This first novel's promising premise-Carey (a New York Times science reporter) uses mathematical equations and theorems as clues to a mystery-sinks under the weight of burdensome plotting and characters' hypothesizing. Spearheading the sleuthing are Di and Tom, seventh-grade misfits determined to find Mrs. Clarke, a kindly neighbor who helps them with their math homework, after she vanishes. The kids live in a bleak trailer park located beside an underground nuclear plant, made all the more unsavory by the nearby dump, Mt. Trashmore, "an entire rotting universe, reeking like sugary vomit." Deciphering notations left by Mrs. Clarke, the kids draw a map that leads them to underground tunnels, which they suspect hold the key to the woman's disappearance. The maps-simple diagrams that grow as information is uncovered-help elucidate their discoveries, yet digressions and a steady stream of data ("The Trashmore entrance was eight hundred yards above the x-axis. But the tunnel angled inward one hundred yards for every four hundred it moved downward") may dampen interest in what feels like an extended, if adventurous, story problem. Ages 10-up. (Apr.)Copyright © Reed Business Information, a division of Reed Elsevier Inc. All rights reserved.
Children's Literature - Kathleen Foucart
In Folsom Adjacent, a trailer park town that is not even important enough to have its own name, Di and Tom notice people are disappearing. They don't think much of it until their math tutor, Mrs. Clarke, is taken, too, leaving behind a strange equation: 3 + 4 = 5. The kids take the clue and run. Soon they realize they are being pursued by agents from the Folsom nuclear power plant. The two friends are pulled into a dangerous mystery made up of mathematical clues left by their tutor and begin enlisting other kids in town to help them. With the fate of their whole town at stake, can they brave the tunnels under their trailer park and find a way to save Mrs. Clarke? It is refreshing to see a book for this age range that takes place somewhere outside a major city or a middle class suburb, though a little too much time is spent on the school lives of Di and Tom when not much of the plot takes place there. While kids who already enjoy math might like being able to figure out the puzzles throughout the novel, the constant stopping of the plot for graphs and circles could put some readers off. Reviewer: Kathleen Foucart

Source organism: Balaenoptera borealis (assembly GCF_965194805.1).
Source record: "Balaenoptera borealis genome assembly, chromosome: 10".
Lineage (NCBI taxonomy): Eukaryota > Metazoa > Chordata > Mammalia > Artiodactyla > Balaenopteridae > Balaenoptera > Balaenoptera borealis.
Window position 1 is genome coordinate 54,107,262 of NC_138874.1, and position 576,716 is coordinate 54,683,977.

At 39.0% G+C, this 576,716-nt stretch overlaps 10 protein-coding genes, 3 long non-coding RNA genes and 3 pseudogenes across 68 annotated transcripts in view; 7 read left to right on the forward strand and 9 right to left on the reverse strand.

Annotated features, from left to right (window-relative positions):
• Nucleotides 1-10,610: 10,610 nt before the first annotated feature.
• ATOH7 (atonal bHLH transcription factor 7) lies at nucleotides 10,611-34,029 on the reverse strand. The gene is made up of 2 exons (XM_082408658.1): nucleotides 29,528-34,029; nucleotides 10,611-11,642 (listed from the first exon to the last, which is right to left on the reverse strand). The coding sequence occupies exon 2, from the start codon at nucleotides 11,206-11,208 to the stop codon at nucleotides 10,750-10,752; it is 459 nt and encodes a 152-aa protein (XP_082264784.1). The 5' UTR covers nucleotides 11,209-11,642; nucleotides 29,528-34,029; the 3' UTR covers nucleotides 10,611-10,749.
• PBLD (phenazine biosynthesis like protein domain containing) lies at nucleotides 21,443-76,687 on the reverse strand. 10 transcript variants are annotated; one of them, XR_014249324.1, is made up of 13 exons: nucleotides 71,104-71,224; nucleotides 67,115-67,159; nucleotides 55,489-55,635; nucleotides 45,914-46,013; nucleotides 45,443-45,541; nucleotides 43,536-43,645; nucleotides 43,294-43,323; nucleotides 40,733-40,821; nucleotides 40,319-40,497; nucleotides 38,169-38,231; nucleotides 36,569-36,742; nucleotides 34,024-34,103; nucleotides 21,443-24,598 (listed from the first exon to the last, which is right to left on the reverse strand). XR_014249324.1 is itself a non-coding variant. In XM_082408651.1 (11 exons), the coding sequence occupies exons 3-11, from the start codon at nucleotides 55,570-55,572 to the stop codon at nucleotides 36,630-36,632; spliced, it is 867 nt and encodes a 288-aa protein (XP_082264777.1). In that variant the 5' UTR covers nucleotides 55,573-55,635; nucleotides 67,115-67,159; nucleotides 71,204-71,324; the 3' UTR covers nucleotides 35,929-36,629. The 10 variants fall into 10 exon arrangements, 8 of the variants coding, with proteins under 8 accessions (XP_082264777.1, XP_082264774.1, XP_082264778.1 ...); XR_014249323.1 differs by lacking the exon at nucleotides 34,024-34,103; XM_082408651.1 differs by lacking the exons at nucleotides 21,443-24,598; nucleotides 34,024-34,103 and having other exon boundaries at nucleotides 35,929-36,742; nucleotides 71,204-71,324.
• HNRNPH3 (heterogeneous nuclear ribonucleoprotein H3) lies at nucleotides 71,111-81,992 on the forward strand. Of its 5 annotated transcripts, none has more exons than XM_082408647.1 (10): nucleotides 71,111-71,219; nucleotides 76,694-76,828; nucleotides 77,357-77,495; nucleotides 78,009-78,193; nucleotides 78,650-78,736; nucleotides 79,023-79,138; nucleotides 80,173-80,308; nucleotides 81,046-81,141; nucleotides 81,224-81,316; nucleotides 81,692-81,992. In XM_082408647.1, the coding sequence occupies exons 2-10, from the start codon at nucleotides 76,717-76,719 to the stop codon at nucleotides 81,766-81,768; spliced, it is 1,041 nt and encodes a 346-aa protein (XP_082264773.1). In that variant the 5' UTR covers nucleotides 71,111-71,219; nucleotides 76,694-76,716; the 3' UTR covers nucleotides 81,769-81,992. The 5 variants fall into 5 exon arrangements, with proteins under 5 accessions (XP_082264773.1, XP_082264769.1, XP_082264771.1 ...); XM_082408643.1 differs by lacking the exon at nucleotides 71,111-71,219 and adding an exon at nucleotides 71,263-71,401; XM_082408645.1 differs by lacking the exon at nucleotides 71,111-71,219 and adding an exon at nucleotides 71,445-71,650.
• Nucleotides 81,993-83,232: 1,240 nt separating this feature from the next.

VOYA - Amy Luedtke